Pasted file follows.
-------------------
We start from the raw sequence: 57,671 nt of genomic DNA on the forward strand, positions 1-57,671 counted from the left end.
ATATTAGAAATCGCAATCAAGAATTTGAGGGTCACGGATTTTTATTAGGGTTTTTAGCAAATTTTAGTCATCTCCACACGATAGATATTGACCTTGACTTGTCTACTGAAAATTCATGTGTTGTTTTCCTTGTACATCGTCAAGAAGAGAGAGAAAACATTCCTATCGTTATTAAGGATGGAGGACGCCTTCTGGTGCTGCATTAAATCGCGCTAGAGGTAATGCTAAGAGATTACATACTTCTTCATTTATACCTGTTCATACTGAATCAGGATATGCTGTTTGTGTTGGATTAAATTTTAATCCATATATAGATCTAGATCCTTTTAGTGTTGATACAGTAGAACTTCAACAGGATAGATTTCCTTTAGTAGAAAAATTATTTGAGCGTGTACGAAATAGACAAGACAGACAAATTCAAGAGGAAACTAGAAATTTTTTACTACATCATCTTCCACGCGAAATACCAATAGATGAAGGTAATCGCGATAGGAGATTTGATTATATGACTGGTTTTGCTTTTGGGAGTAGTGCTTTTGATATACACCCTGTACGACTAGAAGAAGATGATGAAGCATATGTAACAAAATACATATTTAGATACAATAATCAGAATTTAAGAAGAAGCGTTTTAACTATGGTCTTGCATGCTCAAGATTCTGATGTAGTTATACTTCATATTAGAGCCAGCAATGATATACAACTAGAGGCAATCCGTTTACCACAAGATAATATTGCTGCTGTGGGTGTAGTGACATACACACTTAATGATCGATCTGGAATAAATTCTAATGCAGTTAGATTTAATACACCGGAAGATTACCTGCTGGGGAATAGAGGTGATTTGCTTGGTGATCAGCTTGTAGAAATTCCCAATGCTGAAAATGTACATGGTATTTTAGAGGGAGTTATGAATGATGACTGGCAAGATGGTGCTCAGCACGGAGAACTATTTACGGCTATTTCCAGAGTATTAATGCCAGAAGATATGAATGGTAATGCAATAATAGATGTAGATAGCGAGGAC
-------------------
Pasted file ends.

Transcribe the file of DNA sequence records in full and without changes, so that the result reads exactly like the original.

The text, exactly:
We start from the raw sequence: 57,671 nt of genomic DNA on the forward strand, positions 1-57,671 counted from the left end.
ATATTAGAAATCGCAATCAAGAATTTGAGGGTCACGGATTTTTATTAGGGTTTTTAGCAAATTTTAGTCATCTCCACACGATAGATATTGACCTTGACTTGTCTACTGAAAATTCATGTGTTGTTTTCCTTGTACATCGTCAAGAAGAGAGAGAAAACATTCCTATCGTTATTAAGGATGGAGGACGCCTTCTGGTGCTGCATTAAATCGCGCTAGAGGTAATGCTAAGAGATTACATACTTCTTCATTTATACCTGTTCATACTGAATCAGGATATGCTGTTTGTGTTGGATTAAATTTTAATCCATATATAGATCTAGATCCTTTTAGTGTTGATACAGTAGAACTTCAACAGGATAGATTTCCTTTAGTAGAAAAATTATTTGAGCGTGTACGAAATAGACAAGACAGACAAATTCAAGAGGAAACTAGAAATTTTTTACTACATCATCTTCCACGCGAAATACCAATAGATGAAGGTAATCGCGATAGGAGATTTGATTATATGACTGGTTTTGCTTTTGGGAGTAGTGCTTTTGATATACACCCTGTACGACTAGAAGAAGATGATGAAGCATATGTAACAAAATACATATTTAGATACAATAATCAGAATTTAAGAAGAAGCGTTTTAACTATGGTCTTGCATGCTCAAGATTCTGATGTAGTTATACTTCATATTAGAGCCAGCAATGATATACAACTAGAGGCAATCCGTTTACCACAAGATAATATTGCTGCTGTGGGTGTAGTGACATACACACTTAATGATCGATCTGGAATAAATTCTAATGCAGTTAGATTTAATACACCGGAAGATTACCTGCTGGGGAATAGAGGTGATTTGCTTGGTGATCAGCTTGTAGAAATTCCCAATGCTGAAAATGTACATGGTATTTTAGAGGGAGTTATGAATGATGACTGGCAAGATGGTGCTCAGCACGGAGAACTATTTACGGCTATTTCCAGAGTATTAATGCCAGAAGATATGAATGGTAATGCAATAATAGATGTAGATAGCGAGGAC